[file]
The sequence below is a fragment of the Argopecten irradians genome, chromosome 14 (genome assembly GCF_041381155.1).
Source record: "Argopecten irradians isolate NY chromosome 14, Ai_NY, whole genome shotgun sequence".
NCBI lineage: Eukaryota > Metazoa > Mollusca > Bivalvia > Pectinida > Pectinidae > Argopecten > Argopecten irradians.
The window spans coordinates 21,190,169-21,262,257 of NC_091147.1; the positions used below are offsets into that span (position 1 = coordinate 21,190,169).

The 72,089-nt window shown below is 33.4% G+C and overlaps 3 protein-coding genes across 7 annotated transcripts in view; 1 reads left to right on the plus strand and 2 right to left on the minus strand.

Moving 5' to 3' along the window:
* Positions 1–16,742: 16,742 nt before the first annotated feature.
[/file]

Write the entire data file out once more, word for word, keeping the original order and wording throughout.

The sequence below is a fragment of the Argopecten irradians genome, chromosome 14 (genome assembly GCF_041381155.1).
Source record: "Argopecten irradians isolate NY chromosome 14, Ai_NY, whole genome shotgun sequence".
NCBI lineage: Eukaryota > Metazoa > Mollusca > Bivalvia > Pectinida > Pectinidae > Argopecten > Argopecten irradians.
The window spans coordinates 21,190,169-21,262,257 of NC_091147.1; the positions used below are offsets into that span (position 1 = coordinate 21,190,169).

The 72,089-nt window shown below is 33.4% G+C and overlaps 3 protein-coding genes across 7 annotated transcripts in view; 1 reads left to right on the plus strand and 2 right to left on the minus strand.

Moving 5' to 3' along the window:
* Positions 1–16,742: 16,742 nt before the first annotated feature.